Sunday, March 26, 2006

Hollins At Center Of Bruins Victory

By Gregg Patton
The Press-Enterprise

And now for the Most Outstanding Player of the Oakland Regional ...

Would you believe UCLA's Ryan Hollins?

Once firmly planted on Coach Ben Howland's bench, and widely regarded as the 7-foot project that never quite worked out, the senior center is suddenly as much a part of the Bruins' run to the Final Four as any of UCLA's better known and widely admired underclass perimeter players.

The rail-thin Hollins scored 14 points, had a game-high nine rebounds, blocked a shot, had a steal and made himself a huge presence in the lane for the Bruins in their 50-45 regional final win over No. 1 seed Memphis on Saturday.

Only the team's star guards, Arron Afflalo and Jordan Farmar, played more minutes in Howland's shuffling, nine-player rotation.

"I always knew Ryan was a great basketball player," Farmar said. "It was just a matter of him believing in himself, and us believing in him, and that's all come together."

Hollins and fellow 7-foot senior Michael Fey were expected to be a twin-towers force when former coach Steve Lavin recruited them. But neither one developed a consistent or physical game under the basket. Howland turned the center spot into a revolving door of candidates.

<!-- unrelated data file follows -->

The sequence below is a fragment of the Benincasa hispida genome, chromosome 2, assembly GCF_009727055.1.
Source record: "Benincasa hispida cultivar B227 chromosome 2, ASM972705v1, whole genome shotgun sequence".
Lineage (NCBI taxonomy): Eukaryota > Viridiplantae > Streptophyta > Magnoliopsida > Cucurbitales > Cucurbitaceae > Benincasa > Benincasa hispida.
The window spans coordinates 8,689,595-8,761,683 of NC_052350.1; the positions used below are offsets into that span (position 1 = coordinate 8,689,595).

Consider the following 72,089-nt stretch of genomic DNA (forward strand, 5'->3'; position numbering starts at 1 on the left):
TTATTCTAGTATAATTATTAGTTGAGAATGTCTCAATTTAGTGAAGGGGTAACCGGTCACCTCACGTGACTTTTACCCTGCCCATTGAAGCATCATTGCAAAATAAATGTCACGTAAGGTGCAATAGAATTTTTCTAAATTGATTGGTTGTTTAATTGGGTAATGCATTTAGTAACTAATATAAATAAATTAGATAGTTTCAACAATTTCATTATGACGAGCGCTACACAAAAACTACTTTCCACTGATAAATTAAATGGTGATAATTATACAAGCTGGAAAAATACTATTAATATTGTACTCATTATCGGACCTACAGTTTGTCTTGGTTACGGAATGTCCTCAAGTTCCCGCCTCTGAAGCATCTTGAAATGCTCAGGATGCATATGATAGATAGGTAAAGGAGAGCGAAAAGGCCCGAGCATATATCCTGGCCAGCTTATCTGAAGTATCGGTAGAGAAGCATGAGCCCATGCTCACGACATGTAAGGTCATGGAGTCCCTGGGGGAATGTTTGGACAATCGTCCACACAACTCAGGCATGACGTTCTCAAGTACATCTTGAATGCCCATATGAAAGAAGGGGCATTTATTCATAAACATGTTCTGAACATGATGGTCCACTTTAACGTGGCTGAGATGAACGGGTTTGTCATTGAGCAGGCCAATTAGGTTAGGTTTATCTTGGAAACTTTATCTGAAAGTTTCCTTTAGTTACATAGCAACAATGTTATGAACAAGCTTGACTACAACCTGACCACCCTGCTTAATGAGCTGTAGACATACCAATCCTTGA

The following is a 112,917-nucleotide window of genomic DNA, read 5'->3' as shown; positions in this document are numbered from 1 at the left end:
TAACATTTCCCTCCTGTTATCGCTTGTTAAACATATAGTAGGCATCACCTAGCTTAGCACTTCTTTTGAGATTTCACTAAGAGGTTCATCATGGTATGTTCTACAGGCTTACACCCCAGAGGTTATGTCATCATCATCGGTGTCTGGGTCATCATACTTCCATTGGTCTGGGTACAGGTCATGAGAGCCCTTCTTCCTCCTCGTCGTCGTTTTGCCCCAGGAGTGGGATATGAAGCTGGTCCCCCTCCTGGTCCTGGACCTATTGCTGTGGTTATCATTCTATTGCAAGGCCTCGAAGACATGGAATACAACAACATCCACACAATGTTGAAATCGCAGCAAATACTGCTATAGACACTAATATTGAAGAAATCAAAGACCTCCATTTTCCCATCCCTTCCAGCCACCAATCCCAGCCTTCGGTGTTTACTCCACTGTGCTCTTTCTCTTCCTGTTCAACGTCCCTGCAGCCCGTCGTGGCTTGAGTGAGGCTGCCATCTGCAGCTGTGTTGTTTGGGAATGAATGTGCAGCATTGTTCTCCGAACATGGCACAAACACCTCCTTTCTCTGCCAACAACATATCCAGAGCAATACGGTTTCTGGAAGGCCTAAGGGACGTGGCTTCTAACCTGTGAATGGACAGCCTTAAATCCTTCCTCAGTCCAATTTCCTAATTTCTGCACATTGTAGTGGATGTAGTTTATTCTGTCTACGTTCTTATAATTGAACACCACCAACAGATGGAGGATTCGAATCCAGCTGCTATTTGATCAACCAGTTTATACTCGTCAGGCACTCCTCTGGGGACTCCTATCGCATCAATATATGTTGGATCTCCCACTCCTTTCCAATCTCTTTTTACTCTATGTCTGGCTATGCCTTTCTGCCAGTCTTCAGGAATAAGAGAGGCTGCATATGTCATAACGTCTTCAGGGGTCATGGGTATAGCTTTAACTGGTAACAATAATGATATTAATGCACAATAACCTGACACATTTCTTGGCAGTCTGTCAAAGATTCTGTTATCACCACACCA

By early this year, Hollins was used sparingly. Hollins, Fey, sophomore Lorenzo Mata and freshmen Ryan Wright and Alfred Aboya all took turns at the job. But injuries to Aboya and Mata, in particular, reopened the door for Hollins, who finally took advantage of the opportunity.

"I never gave up on myself," said Hollins, who said his emergence is just a "team chemistry thing. It was my teammates having faith in me."

It was more than that. His recent aggressive play has been like day and night, compared to the earlier version.

"Ryan is a special guy," senior Cedric Bozeman said. "All he cares about is the team. He's done everything the coaches have asked. There were times when he was hitting the bumps in the road, but he never gave in."

The only dark cloud over Hollins on Saturday came at the free-throw line, where he made only 1 of 7 in the first half, and finished 2 of 11.

Oddly, he was 12 of 14 in the first three NCAA Tournament games.

Perplexed and embarrassed by his misses, Hollins said, "They just weren't going in." Afraid he was costing his team the game, he said, "I just told myself, 'We're not losing this game.' "

Hollins probably wouldn't have made anyone's list of MVP candidates a couple of months ago, but when asked if he surprised even himself with the award, he shook his head.

"I would have 100 percent believed it," he said.

(reprinted with permission)


(photo credit:Mark Zaleski/The Press-Enterprise)


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